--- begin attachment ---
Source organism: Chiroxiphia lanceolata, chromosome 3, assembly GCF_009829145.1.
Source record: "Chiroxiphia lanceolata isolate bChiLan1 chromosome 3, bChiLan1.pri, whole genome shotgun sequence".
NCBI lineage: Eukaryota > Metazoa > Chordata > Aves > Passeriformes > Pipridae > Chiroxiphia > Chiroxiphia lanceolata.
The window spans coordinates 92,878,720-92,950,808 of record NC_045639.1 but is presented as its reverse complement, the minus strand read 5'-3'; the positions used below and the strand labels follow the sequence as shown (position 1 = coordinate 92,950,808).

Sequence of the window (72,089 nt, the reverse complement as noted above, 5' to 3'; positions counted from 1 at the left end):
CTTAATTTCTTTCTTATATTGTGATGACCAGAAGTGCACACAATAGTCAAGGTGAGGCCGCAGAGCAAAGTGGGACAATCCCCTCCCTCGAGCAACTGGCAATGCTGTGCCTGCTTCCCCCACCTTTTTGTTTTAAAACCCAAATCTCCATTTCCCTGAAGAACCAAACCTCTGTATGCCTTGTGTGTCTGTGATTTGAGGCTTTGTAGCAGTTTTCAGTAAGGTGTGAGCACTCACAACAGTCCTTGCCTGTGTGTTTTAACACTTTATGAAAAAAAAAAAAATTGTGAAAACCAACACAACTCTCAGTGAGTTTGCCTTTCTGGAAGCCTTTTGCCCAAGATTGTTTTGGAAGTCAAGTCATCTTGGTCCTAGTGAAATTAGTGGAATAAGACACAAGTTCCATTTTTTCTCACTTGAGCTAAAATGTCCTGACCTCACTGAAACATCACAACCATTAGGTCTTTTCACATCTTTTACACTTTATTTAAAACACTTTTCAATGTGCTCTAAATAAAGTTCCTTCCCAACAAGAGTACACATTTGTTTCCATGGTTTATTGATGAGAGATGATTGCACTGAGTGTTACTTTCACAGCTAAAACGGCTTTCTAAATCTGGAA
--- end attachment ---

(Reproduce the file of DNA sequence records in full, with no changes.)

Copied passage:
Source organism: Chiroxiphia lanceolata, chromosome 3, assembly GCF_009829145.1.
Source record: "Chiroxiphia lanceolata isolate bChiLan1 chromosome 3, bChiLan1.pri, whole genome shotgun sequence".
NCBI lineage: Eukaryota > Metazoa > Chordata > Aves > Passeriformes > Pipridae > Chiroxiphia > Chiroxiphia lanceolata.
The window spans coordinates 92,878,720-92,950,808 of record NC_045639.1 but is presented as its reverse complement, the minus strand read 5'-3'; the positions used below and the strand labels follow the sequence as shown (position 1 = coordinate 92,950,808).

Sequence of the window (72,089 nt, the reverse complement as noted above, 5' to 3'; positions counted from 1 at the left end):
CTTAATTTCTTTCTTATATTGTGATGACCAGAAGTGCACACAATAGTCAAGGTGAGGCCGCAGAGCAAAGTGGGACAATCCCCTCCCTCGAGCAACTGGCAATGCTGTGCCTGCTTCCCCCACCTTTTTGTTTTAAAACCCAAATCTCCATTTCCCTGAAGAACCAAACCTCTGTATGCCTTGTGTGTCTGTGATTTGAGGCTTTGTAGCAGTTTTCAGTAAGGTGTGAGCACTCACAACAGTCCTTGCCTGTGTGTTTTAACACTTTATGAAAAAAAAAAAAATTGTGAAAACCAACACAACTCTCAGTGAGTTTGCCTTTCTGGAAGCCTTTTGCCCAAGATTGTTTTGGAAGTCAAGTCATCTTGGTCCTAGTGAAATTAGTGGAATAAGACACAAGTTCCATTTTTTCTCACTTGAGCTAAAATGTCCTGACCTCACTGAAACATCACAACCATTAGGTCTTTTCACATCTTTTACACTTTATTTAAAACACTTTTCAATGTGCTCTAAATAAAGTTCCTTCCCAACAAGAGTACACATTTGTTTCCATGGTTTATTGATGAGAGATGATTGCACTGAGTGTTACTTTCACAGCTAAAACGGCTTTCTAAATCTGGAA